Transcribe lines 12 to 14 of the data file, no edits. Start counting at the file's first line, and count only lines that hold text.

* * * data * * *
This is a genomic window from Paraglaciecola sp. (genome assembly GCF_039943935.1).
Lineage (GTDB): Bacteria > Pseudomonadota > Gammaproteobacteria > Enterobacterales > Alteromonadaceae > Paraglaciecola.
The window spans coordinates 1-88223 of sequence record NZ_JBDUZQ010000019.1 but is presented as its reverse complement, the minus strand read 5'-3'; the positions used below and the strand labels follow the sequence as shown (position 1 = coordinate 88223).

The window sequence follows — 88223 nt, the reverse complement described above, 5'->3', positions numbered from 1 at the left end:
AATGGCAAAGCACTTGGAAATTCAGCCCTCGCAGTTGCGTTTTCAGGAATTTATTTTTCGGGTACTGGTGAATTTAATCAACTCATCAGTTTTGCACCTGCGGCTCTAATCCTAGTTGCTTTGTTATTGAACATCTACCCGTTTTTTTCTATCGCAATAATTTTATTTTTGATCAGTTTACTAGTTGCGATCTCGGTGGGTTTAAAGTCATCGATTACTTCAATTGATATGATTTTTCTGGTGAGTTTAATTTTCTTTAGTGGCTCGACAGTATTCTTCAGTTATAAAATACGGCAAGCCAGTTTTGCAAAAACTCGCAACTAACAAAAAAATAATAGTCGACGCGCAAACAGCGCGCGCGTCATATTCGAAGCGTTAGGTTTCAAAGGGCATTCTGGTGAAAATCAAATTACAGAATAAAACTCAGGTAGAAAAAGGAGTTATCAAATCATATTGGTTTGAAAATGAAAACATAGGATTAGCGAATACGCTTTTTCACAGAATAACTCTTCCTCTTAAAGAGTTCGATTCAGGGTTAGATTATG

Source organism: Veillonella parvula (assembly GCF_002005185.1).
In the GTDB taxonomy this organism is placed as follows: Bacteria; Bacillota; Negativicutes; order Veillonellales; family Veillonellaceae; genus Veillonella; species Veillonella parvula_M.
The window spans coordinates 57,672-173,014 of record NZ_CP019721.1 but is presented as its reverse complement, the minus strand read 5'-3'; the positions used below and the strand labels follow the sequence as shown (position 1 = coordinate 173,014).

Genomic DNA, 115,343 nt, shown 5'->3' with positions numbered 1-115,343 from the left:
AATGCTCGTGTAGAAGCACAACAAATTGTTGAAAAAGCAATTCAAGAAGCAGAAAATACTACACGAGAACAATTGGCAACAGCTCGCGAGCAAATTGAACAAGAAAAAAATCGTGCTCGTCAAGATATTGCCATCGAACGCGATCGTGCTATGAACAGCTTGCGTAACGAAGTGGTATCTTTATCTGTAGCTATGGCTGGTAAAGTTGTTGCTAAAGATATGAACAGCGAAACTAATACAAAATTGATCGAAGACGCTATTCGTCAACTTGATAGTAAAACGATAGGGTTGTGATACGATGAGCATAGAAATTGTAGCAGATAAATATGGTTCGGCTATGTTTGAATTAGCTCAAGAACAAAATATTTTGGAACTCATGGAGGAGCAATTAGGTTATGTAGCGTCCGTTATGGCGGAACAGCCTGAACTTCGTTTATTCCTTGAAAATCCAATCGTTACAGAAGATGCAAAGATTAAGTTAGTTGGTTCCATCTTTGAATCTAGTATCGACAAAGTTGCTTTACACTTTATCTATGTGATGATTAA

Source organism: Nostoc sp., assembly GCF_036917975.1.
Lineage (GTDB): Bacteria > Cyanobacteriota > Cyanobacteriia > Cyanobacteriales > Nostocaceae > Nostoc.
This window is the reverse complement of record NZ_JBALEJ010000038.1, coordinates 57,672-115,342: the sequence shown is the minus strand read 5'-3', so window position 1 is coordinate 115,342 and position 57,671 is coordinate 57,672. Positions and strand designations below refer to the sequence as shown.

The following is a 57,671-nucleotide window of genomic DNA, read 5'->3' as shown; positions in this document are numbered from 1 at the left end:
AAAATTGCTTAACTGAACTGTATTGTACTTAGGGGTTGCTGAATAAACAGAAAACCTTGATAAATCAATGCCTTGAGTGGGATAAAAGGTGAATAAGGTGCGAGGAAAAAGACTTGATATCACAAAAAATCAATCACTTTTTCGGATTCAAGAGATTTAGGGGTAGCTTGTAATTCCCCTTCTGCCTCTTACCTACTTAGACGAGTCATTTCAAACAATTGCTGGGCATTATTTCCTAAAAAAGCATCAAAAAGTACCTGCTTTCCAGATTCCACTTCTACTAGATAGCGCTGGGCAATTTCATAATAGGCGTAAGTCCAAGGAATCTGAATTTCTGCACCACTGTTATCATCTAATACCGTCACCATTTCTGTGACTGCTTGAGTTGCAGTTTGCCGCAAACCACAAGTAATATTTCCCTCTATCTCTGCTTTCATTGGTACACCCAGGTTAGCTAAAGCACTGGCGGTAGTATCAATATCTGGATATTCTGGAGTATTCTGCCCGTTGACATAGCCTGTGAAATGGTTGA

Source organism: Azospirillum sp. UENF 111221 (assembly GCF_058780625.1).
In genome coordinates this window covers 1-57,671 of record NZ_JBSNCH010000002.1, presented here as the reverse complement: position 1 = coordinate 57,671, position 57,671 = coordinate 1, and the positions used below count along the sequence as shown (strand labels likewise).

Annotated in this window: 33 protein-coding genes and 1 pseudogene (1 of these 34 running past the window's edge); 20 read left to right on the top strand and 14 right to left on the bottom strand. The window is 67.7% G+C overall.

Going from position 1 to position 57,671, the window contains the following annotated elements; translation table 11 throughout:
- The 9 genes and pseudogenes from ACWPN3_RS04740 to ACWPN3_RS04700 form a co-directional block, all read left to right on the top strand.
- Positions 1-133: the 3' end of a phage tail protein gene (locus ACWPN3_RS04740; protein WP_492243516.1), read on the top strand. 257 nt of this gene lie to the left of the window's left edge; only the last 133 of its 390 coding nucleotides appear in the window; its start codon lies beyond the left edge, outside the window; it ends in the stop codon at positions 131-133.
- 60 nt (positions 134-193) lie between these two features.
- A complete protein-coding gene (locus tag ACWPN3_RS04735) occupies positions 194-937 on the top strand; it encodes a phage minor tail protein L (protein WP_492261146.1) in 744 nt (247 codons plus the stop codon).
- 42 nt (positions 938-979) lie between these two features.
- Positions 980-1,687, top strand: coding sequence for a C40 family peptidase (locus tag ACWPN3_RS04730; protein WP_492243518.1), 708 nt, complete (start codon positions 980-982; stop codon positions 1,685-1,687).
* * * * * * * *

Lineage (GTDB): Bacteria > Cyanobacteriota > Cyanobacteriia > Cyanobacteriales > Nostocaceae > Nostoc.
This window is the reverse complement of record NZ_JBALEJ010000038.1, coordinates 57,672-115,342: the sequence shown is the minus strand read 5'-3', so window position 1 is coordinate 115,342 and position 57,671 is coordinate 57,672. Positions and strand designations below refer to the sequence as shown.

The following is a 57,671-nucleotide window of genomic DNA, read 5'->3' as shown; positions in this document are numbered from 1 at the left end: